The project being conducted at the Maritime University is the first of its kind in Poland. The researchers in Szczecin have developed the technology for the RIS, drawn up test charts, and built a demonstrator for the technology.

All information entered into the system should be made available free of charge to inland waterway users, as is customary across Europe. The users, in turn, need to have appropriate equipment to be able to receive the information.

The Polish River Information System will be modern and integrated with its counterparts in other EU member states, says Stateczny.

Each vessel will be able to provide the RIS center with information on its current position and the cargo on board. The data will be automatically forwarded to other system users, so that, for example, boat masters on a meandering river will know that there is another ship ahead. In this way the system will prevent collisions and a host of other problems related to inland navigation. Importantly, it will also enable navigation around the clock.

The technology developed by the Polish researchers ensures that all information received by users will be formatted according to EU regulations. The Polish technology includes prototype electronic charts for use in inland navigation and demonstrators for each component of the system. System users are able to easily translate messages into different official languages of the EU, because the system employs standardized data and the Extensible Markup Language (XML), which is a universal language for data recording to streamline document exchange.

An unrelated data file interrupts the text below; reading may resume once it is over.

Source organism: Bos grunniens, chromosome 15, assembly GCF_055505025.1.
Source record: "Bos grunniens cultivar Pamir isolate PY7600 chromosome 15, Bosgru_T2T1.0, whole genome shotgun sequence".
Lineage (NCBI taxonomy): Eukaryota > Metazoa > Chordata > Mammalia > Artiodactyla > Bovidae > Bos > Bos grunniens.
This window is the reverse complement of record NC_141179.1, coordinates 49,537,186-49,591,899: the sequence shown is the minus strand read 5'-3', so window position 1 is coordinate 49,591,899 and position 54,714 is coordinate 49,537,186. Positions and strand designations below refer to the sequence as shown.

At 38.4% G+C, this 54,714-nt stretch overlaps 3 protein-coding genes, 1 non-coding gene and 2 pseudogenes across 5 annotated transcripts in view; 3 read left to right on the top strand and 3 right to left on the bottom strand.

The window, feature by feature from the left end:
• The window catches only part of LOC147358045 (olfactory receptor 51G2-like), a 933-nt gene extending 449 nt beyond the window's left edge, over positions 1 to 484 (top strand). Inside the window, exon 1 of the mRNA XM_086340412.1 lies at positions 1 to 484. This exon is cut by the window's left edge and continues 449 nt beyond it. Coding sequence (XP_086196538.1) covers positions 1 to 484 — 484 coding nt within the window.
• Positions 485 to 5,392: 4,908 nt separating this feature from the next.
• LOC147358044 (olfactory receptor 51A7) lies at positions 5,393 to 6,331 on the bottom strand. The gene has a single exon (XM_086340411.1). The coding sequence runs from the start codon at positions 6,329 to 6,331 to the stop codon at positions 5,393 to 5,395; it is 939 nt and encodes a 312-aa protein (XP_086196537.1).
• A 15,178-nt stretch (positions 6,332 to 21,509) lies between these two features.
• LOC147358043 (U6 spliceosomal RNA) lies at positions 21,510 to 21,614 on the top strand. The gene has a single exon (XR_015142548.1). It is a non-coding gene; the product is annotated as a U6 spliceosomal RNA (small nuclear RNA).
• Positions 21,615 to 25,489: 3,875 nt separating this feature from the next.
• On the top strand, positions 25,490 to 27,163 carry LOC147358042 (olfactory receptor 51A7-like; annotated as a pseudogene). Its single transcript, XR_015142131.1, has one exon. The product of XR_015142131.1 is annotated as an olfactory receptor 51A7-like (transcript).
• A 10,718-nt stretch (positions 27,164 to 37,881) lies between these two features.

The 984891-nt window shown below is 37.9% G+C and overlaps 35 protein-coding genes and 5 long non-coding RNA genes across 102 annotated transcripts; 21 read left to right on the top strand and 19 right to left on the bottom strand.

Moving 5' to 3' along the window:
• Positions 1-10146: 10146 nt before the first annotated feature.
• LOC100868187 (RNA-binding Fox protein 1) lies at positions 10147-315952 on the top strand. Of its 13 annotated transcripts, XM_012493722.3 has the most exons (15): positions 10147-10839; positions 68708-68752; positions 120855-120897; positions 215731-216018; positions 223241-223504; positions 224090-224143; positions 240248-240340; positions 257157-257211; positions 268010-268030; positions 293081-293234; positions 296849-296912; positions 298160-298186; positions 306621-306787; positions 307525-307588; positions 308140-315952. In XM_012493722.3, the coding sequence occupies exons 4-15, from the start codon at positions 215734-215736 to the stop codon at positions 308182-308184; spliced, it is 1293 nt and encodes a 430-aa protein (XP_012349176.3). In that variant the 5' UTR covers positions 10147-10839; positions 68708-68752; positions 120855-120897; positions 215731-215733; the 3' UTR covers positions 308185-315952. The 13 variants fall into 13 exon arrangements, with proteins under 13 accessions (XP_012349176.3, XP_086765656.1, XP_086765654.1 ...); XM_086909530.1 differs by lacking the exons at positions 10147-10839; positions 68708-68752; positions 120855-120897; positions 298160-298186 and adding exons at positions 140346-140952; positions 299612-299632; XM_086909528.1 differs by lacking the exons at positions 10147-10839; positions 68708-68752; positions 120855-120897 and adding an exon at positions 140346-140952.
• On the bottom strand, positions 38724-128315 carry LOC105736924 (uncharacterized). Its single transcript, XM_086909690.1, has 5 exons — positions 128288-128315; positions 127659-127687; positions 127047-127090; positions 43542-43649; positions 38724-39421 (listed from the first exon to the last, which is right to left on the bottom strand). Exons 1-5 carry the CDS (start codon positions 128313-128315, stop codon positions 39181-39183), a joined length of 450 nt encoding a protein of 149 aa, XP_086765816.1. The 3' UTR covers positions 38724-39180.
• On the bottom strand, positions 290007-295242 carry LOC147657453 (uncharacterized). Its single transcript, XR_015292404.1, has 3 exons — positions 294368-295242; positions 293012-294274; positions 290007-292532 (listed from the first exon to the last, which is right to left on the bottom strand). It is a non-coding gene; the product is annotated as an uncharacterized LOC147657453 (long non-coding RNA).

The Electronic Chart Display and Information System (ECDIS) will provide users with additional geographical data. Electronic reporting allows for data exchange and prevents duplicated information from being sent repeatedly to different users and organizations. The vessel traffic management system is based on an array of sensors located on river banks, including radar and closed-circuit television (CCTV) cameras. RIS messages can also be transmitted via the increasingly popular automatic vessel identification system.

Information services, including electronic charts, will make the Oder River navigable at night, which at present is not possible. According to Stateczny, the system will advise users about all objects on the waterway.